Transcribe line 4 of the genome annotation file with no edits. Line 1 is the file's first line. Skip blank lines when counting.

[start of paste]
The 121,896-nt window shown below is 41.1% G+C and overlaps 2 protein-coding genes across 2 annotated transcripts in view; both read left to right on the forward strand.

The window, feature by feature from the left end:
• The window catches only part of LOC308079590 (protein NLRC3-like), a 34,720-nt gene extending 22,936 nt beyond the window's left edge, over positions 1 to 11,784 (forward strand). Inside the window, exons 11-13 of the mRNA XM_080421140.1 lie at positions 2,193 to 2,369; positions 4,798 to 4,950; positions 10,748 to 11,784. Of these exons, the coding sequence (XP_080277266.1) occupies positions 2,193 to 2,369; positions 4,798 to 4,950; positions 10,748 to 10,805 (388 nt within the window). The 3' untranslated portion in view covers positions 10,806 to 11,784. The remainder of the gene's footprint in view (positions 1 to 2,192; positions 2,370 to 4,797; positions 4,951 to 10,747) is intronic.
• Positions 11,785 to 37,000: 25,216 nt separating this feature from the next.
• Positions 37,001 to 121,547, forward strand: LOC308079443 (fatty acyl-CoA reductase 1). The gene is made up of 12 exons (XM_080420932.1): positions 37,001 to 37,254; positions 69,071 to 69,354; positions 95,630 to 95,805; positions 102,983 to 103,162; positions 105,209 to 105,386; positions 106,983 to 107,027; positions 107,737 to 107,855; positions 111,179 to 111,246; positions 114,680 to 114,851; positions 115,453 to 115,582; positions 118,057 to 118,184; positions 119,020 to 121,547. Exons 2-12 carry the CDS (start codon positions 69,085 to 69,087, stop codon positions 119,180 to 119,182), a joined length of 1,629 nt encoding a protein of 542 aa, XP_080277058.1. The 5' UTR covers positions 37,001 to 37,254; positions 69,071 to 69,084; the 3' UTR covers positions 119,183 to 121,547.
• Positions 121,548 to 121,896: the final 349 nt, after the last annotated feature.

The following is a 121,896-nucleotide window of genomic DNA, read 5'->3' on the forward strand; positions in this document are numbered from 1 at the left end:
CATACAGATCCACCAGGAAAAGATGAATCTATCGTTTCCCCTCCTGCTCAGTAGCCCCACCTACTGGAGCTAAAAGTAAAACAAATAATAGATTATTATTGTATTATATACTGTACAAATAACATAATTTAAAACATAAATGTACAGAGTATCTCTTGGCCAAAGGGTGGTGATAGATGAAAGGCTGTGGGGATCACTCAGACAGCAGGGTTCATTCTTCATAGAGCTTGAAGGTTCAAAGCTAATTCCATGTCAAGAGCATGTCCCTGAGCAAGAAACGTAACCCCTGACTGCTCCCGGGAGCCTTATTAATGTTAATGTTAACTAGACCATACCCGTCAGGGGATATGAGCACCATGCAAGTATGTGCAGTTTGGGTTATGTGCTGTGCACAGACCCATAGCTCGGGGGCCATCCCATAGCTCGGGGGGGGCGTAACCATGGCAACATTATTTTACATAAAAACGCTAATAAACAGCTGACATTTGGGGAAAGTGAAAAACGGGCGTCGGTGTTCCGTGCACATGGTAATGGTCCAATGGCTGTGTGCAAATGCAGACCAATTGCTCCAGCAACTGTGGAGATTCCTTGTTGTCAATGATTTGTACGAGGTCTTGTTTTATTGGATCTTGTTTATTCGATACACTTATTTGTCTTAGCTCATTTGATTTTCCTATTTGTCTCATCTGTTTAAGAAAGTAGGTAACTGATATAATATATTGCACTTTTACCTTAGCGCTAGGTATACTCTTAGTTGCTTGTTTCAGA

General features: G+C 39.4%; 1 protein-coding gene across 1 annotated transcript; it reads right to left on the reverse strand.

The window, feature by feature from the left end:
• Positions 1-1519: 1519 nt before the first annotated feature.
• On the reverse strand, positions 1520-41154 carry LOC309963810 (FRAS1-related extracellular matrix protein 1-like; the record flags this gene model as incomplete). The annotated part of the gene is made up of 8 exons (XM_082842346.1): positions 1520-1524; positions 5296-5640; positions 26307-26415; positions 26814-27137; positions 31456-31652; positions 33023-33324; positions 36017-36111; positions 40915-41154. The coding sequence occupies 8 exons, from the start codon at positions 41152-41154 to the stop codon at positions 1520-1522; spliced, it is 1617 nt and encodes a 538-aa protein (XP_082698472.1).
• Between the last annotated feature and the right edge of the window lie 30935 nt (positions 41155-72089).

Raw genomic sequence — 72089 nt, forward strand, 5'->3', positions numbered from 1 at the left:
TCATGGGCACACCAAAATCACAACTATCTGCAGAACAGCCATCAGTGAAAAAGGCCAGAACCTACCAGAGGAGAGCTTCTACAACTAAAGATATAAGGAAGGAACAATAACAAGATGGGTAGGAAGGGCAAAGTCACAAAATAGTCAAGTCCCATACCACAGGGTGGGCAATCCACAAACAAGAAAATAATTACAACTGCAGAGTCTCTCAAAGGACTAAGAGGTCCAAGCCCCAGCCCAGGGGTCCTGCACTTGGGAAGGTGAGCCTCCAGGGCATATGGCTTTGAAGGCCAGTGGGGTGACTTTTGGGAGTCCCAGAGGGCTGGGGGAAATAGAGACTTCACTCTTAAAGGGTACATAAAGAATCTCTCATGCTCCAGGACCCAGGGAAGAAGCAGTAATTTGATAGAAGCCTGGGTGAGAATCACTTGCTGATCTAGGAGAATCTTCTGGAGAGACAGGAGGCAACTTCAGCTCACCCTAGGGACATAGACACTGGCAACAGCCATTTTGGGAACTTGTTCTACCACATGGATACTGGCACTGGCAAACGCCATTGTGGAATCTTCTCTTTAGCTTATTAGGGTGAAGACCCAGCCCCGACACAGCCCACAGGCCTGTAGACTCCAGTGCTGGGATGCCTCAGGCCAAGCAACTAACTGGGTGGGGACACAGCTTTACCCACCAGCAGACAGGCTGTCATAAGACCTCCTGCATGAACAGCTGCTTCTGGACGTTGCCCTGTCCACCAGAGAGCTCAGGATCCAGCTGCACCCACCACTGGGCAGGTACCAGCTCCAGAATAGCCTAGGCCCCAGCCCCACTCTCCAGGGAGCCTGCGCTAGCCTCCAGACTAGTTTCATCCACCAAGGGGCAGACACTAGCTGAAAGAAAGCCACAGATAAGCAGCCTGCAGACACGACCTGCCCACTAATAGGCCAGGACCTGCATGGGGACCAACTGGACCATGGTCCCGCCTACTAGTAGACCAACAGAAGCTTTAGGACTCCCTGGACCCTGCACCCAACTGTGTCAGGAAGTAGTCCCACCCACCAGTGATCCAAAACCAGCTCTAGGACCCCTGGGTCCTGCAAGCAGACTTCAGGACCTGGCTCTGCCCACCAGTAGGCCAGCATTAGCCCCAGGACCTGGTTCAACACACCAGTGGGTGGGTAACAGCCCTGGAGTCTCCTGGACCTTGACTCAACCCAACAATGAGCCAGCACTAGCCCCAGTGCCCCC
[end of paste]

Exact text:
• Positions 11,785 to 37,000: 25,216 nt separating this feature from the next.